Women on Bikes Series: Erin Flater

When did you first start riding a bike?
I still remember getting a tricycle for Christmas when I was 3 years old. When I was bit older, I got a “Peaches and Cream” bike with a big banana seat and handlebar tassels. I used to ride around the cul-de-sac with my friends, sometimes pretending our bikes were cars going through an imaginary drive thru and obeying pretend traffic lights.

Eventually I graduated to an adult-sized hybrid bike in junior high and rode it around the neighborhood. Sometimes my friends and I would ride our bikes to a convenience store about 2 miles away so we could buy candy.

What motivated you to ride as much as you have over the years?
I started riding in a more focused way when I trained for a triathlon. After the triathlon I realized I really enjoyed the cycling aspect of that event and I started training for long-distance rides for charity. As of 2013, I have completed in five MS150 charity rides (that’s 150 miles in 2 days). I’m proud to have completed my first century last year.

Have you competed in events? If so, what were your reasons for competing?
The only event I’ve competed in was a sprint triathlon. I prefer non-competitive events like charity rides or long rides with friends.
What would be your most favorite charity ride?
My favorite charity ride is the Minnesota MS150, where you raise money for Multiple Sclerosis research. 

What inspired you to choose long-distance/charity rides?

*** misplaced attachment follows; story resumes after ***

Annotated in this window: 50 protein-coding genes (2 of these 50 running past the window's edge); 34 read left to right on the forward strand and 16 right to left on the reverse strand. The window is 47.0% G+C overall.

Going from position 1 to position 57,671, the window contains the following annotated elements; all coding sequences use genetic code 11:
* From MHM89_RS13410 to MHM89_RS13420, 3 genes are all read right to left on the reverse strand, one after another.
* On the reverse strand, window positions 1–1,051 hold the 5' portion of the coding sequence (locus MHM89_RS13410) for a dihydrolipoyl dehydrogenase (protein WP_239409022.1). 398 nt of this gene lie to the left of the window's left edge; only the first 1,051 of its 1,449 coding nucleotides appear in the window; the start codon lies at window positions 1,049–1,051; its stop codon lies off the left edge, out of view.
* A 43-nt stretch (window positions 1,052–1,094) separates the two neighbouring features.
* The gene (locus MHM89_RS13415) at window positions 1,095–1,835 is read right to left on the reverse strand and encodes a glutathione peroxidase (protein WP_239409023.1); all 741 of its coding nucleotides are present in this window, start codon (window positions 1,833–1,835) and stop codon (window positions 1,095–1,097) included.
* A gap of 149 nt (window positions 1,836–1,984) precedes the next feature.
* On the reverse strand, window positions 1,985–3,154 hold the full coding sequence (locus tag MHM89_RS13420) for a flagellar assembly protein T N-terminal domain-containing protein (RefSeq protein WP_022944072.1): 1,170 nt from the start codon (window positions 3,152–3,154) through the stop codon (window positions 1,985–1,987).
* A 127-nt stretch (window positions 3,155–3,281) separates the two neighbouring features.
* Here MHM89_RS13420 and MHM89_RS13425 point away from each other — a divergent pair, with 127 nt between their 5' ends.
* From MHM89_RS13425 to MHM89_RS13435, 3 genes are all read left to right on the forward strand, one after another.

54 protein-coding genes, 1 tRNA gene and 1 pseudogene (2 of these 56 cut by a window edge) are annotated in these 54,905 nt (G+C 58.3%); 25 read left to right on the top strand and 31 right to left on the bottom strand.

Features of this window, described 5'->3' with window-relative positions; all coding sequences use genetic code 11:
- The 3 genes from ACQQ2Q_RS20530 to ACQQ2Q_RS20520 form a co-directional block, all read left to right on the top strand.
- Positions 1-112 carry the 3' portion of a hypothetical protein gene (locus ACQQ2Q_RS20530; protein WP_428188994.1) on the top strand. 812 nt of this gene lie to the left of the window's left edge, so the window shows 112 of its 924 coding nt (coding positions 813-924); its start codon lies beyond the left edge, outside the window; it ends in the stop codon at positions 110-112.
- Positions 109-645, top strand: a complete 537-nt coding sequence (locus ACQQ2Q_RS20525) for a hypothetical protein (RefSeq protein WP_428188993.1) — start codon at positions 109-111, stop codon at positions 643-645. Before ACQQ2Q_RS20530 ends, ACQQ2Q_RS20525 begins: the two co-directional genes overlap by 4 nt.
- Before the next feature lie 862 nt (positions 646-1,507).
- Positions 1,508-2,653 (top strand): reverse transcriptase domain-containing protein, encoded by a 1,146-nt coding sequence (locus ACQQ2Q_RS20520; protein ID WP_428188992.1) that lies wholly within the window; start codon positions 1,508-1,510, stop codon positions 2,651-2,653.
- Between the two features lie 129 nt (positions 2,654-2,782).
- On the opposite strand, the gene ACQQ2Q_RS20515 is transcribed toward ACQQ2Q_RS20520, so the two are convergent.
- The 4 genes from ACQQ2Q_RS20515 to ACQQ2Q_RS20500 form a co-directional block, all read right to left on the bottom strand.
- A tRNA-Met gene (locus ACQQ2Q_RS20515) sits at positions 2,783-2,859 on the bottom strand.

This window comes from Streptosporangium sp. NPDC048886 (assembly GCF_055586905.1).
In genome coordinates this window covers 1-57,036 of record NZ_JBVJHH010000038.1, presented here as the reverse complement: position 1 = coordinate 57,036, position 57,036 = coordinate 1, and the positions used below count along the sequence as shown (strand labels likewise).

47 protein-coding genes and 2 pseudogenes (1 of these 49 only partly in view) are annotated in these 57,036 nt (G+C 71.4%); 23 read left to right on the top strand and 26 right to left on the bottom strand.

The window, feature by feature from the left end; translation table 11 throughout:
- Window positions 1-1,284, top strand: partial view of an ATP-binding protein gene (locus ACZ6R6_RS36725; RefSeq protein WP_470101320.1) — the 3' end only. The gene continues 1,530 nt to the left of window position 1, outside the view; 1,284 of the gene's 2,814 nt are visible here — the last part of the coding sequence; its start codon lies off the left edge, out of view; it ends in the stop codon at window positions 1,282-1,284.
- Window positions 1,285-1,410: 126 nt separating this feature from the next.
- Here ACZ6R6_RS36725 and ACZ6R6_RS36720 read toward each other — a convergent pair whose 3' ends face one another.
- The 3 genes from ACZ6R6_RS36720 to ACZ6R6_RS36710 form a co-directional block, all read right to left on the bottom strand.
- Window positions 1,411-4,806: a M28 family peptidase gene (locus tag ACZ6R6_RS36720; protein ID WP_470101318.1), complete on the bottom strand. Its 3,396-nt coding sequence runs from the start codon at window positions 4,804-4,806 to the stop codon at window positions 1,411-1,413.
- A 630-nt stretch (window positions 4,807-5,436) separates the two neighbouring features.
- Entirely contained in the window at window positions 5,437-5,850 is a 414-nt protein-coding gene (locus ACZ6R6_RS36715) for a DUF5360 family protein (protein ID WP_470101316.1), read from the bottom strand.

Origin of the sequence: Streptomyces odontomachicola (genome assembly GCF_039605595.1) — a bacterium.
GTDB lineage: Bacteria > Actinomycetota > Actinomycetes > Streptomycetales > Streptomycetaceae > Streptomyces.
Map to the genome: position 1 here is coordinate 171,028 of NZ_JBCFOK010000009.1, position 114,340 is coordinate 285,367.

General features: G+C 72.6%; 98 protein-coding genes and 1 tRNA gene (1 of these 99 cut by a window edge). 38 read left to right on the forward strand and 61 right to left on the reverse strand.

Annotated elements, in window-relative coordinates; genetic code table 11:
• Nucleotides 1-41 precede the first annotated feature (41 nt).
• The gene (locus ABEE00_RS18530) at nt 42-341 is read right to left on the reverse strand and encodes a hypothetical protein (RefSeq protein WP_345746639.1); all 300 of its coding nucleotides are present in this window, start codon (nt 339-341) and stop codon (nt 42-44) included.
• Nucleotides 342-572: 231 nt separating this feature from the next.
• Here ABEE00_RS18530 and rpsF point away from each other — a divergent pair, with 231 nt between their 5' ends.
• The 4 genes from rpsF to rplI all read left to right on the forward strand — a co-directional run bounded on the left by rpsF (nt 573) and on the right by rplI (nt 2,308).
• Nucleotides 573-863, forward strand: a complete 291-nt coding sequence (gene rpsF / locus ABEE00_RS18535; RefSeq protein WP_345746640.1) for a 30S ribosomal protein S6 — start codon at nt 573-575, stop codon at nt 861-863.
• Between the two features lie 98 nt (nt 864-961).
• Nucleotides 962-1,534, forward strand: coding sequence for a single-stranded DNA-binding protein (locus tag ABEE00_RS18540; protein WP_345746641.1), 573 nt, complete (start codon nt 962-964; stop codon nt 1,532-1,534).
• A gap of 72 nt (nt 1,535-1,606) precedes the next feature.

My dad has been doing the MS150 since the 1990s. A group of his friends had a mutual friend with MS and started a team. I joined my dad for the first time in 2009 and it was a very uplifting experience. I like the challenge of doing those kinds of long-distance rides, and raising money for charity is a great motivation too.

What kind of riding is your favorite? (paved, gravel, mountain, etc.)
I prefer road biking on paved roads and trails.
What would be your most favorite paved/road ride experience?
The MS150. I love the positive, non-competitive atmosphere of the ride. I also like the feeling of being supported on a ride with food stations and sag wagons in case something goes wrong. I also enjoy riding and chatting with my dad on long rides like the MS150.

Do you use clipless pedals? If yes, what are some tips/suggestions for beginners that you would share? If no, are you thinking of trying it out at all?
Yes. I got clipless pedals a few years ago and they are great. I think they have definitely helped me in my pedaling efficiency. To all you beginners out there I would say: you may fall once or twice when you first get clipless pedals, but after a while you get used to them and it is like second nature clipping in and out. I haven’t fallen for two seasons now (knock on wood!).

Have you had a bike biff? If so, how did you recover on a physical/mental/emotional level?
I’ve only fallen a couple times when I was first getting used to my clipless pedals, and the most I got was a skinned knee. Otherwise I’ve been really fortunate.

What do you love about riding your bike?
I love to soar down hills. It makes me feel like I am flying.
What suggestions would you give for someone looking to do longer-distance rides? (training tips, etc.)
Training is really important. There are lots of great training plans out on the web-- the trouble is sticking to it! But if you do, you will feel so much better during the actual event. A good bike fitting makes riding long-distance so much more comfortable as well. A professional bike fitting can be expensive, but I think it worth it. I did my first century last year, and my struggle during that ride was staying properly hydrated and consuming enough calories. Dehydration can really sneak up on you. You think you are doing fine, and then it hits you. That's something I'm going to try to work on this year.